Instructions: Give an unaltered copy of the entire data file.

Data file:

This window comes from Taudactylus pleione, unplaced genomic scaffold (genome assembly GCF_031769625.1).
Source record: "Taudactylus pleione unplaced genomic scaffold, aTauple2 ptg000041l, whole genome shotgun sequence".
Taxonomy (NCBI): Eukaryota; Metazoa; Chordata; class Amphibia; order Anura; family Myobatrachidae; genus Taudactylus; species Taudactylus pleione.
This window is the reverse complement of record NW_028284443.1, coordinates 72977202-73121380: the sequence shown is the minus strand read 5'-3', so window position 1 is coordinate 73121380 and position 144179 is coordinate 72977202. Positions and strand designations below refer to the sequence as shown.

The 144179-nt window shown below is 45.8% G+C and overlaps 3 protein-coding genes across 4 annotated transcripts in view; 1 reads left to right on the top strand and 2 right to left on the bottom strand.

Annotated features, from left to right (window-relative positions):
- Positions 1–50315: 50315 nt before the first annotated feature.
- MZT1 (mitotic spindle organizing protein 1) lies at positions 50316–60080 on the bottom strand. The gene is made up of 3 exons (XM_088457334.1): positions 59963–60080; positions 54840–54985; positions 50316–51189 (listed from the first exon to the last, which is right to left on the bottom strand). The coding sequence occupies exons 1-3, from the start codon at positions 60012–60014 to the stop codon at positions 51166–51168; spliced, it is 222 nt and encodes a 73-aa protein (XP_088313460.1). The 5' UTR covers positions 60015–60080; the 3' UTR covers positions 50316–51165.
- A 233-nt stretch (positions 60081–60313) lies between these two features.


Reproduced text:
This window comes from Taudactylus pleione, unplaced genomic scaffold (genome assembly GCF_031769625.1).
Source record: "Taudactylus pleione unplaced genomic scaffold, aTauple2 ptg000041l, whole genome shotgun sequence".
Taxonomy (NCBI): Eukaryota; Metazoa; Chordata; class Amphibia; order Anura; family Myobatrachidae; genus Taudactylus; species Taudactylus pleione.
This window is the reverse complement of record NW_028284443.1, coordinates 72977202-73121380: the sequence shown is the minus strand read 5'-3', so window position 1 is coordinate 73121380 and position 144179 is coordinate 72977202. Positions and strand designations below refer to the sequence as shown.

The 144179-nt window shown below is 45.8% G+C and overlaps 3 protein-coding genes across 4 annotated transcripts in view; 1 reads left to right on the top strand and 2 right to left on the bottom strand.

Annotated features, from left to right (window-relative positions):
- Positions 1–50315: 50315 nt before the first annotated feature.
- MZT1 (mitotic spindle organizing protein 1) lies at positions 50316–60080 on the bottom strand. The gene is made up of 3 exons (XM_088457334.1): positions 59963–60080; positions 54840–54985; positions 50316–51189 (listed from the first exon to the last, which is right to left on the bottom strand). The coding sequence occupies exons 1-3, from the start codon at positions 60012–60014 to the stop codon at positions 51166–51168; spliced, it is 222 nt and encodes a 73-aa protein (XP_088313460.1). The 5' UTR covers positions 60015–60080; the 3' UTR covers positions 50316–51165.
- A 233-nt stretch (positions 60081–60313) lies between these two features.